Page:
Unidentified Bugs, Filaments and Rocks: The Morgellons Reality




Bug Collage










These images are very typical of most Morgellons patients. Many have larvae-migrans type lesions that connect to one another. Others have lesions that develop from one bump that opens. From these lesions are found bug parts, legs, bugs themselves, filaments that can represent polymer-type materials. Also, calcium-type, “shard”-like materials have been found. Some of these materials may have organic/inorganic forms of carbon granules.  Cysts or biofilms have developed under these bumps. From them, pod-like organisms are found as well. This is not an ordinary pathogen. This has many varied pathogen associations including bug bites, fungi, and small charged particles and inorganic materials.  It appears that a charged particle resides inside the polymers which appears magnetic, from some studies done on magnetic properties of these specimens. Many more studies are being done to determine what these specimens consist of, including organic and inorganic materials.

Images provided by Yvette Richard, MRG Research Associate

Facebook Twitter Email Linkedin Digg Delicious Reddit Stumbleupon Tumblr Posterous

6 Comments for “Unidentified Bugs, Filaments and Rocks: The Morgellons Reality”

  1. I have suffered from this malady for over ten years. I too was treated as if insane by several doctors. i am badly scarred because of my high pain threshold and my refusal to let these things live in my skin. recently it has become multi-pronged, with the addition of a nematode-like wormish fiber. I have figured everything out on my own, and made the connection to the chemtrails about two hours ago. So I nonchalantly did a youtube search, which led me directly to a video of your researchers. It felt like I had found the holy grail. Everything I have postulated, which has only been half seriously listened to by one person, has proven accurate. So I would like to thank you for restoring my sanity. Now I can cease this drug induced escape from reality and begin my retaliatory effort against the unseen horde of global elites who are attacking us from every angle. All for a damn lie, the so-called ‘ancient hope’…

  2. No doubt about it! It is a bug, it is in the fly family, and I am gathering proof of that. Not only am I collecting samples, I believe I may have also found the fly species on my bed sheets. Do not let anyone tell you this is not a BUG!!!

  3. Kathryn A. Augustyn


    Thank you so much for responding. We still cannot identify this bug. I do wonder if it has moth/butterfly genes in it. Because of the cocoon I wonder if the phorid fly has silk forming genes in it now and has this capacity. Notice the wings on this phorid fly, they seem to have the same transparency.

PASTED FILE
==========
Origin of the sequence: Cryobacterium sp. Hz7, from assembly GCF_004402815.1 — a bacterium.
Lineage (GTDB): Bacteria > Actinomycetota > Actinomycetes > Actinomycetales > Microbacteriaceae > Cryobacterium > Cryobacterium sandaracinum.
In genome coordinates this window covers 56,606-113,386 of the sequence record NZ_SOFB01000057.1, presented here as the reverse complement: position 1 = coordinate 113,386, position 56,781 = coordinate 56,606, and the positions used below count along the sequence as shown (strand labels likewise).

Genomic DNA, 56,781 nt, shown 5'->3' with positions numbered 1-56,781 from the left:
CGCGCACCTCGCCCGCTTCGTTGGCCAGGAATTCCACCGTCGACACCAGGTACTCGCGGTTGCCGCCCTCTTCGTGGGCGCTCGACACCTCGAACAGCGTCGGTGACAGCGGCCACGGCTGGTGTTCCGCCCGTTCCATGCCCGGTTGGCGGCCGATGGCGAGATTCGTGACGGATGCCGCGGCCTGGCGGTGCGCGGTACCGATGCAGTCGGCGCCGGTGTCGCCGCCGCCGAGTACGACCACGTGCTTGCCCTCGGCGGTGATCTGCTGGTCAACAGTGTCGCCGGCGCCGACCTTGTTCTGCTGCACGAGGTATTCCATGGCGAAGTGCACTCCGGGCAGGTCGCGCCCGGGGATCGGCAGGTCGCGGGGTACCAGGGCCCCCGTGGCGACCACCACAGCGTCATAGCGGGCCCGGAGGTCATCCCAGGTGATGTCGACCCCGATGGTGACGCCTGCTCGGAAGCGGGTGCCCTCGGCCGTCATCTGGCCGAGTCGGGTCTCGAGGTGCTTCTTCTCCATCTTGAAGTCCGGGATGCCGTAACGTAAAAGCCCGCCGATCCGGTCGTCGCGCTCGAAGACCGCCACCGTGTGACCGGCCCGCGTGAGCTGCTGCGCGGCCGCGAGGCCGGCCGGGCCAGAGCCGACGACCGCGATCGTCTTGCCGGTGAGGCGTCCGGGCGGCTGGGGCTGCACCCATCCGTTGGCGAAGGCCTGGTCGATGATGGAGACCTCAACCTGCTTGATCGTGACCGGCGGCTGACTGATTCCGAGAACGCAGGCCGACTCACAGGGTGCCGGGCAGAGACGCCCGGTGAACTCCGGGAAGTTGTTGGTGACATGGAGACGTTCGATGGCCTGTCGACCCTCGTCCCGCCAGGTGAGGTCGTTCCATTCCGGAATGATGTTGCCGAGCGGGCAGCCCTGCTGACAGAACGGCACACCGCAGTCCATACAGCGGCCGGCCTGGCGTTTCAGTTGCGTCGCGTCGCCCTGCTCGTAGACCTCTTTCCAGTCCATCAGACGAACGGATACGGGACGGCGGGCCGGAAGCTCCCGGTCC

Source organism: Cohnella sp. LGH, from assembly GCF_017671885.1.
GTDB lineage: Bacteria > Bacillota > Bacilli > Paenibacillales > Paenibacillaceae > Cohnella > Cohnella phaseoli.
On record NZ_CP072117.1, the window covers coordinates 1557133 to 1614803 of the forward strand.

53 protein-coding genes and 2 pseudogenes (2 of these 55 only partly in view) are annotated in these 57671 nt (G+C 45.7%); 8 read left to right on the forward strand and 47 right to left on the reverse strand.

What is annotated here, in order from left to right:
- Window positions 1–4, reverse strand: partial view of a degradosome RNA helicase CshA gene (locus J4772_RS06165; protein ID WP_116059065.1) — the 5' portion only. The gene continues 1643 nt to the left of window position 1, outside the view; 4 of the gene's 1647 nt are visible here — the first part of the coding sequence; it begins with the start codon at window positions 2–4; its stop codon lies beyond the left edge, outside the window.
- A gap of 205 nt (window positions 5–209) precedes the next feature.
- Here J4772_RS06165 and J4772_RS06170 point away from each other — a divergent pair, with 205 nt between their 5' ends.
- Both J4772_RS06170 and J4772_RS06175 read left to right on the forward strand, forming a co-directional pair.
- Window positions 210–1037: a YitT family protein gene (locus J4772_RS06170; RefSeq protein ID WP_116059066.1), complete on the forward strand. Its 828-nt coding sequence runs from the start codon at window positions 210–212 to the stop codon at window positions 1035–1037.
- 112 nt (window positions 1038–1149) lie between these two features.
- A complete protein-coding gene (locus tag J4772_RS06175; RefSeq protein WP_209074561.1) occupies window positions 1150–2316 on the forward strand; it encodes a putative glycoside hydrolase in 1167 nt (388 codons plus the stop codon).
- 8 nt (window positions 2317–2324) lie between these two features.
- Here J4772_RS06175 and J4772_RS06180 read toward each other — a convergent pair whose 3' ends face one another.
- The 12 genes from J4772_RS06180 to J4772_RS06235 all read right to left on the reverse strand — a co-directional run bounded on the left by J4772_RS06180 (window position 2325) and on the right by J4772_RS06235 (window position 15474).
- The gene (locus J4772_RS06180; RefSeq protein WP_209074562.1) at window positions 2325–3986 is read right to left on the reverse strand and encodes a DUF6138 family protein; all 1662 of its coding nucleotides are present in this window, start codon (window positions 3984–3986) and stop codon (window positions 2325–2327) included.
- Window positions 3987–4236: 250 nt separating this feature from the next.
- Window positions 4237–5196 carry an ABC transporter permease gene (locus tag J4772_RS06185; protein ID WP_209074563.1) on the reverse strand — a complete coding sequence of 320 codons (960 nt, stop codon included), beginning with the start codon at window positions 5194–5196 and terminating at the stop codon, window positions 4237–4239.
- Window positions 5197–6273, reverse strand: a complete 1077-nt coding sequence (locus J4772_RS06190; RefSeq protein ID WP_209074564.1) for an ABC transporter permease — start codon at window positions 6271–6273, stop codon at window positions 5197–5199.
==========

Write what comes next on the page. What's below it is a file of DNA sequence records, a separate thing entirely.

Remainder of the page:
These carry a form of filament producing material The question is: are these eggs in humans, after a bite or sting from this fly? We studied this years ago, but, we need to look at it again. As far as I know though, it does not form a cocoon. I wonder if we could be dealing with a moth. We have looked at fungus gnats as well. There is a parasitoid wasp, but it is very small. So, either spider silk genes, moth silk genes have been put in a fly embryo and released in the environment, or these flies carry other forms of genes. This has been a hard one. We do know the phorids were used to kill red ants. But, at one point they became a nuisance. They did spray this in the south, and this is where the bug was found. However, the person who found it in the south, believes she got Morgellons from someone who first got this by touching a bush and he lived in the southeast. I remember Illinois having swarms of some kind of fly as well. So, I do wonder if this is in the pesticide realm. And these flies are now rampart.
    I will do some more studies on this, as well. I think insect genes have been altered and the new generations put in the wild. And these “freeze dried” embryos/stem cells/genes/proteins could be in the pesticides, or insecticides.


  4. Hello, and thank you.
    Using a handheld lighted 100x magnifier, I too, have identified the fly. I believe the fiber bundles are the cocoon.
    Tiny tiny brownish protrusions, near the outer edges of open sores, looking somewhat like redwood splinters, are fly legs. They appear maybe two weeks after the intital eruption of the sore.
    I had a pupa of some sort come out my eyelash folicle; I haven’t had the nerve to look at it yet.
    It has been an amazing journey, discovering these things after one year ago being deemed delusional by an MD and ignored by a dermatologist.
    I am looking forward to getting to know this site. Thanks again~ Susan H

  5. Kathryn A. Augustyn


    Thank you so much for your response. I will check that out. I have seen some
    images of people using the Picasso and will investigate it.

    I appreciate you giving us this information. It will help in our discoveries.

    If you can post the link to alterations of hemoglobin we would be much

    MRG Researcher

  6. our 200x by200x computer microscope and a software program called picasso 3 from google [ free] , having a histogram on the software, shows a great deal of complexity of what is going on than a regular photo. So much I encourage the use of histography in the study of morgellons under microcsope. We came across an article about the alteration of haemaglobin in morg. patients, I shall post it if I can work out how. Gratitude to all.

You must be logged in to post a comment Login



MRG Posts by Date

July 2017
« Feb    

MRG Facebook Page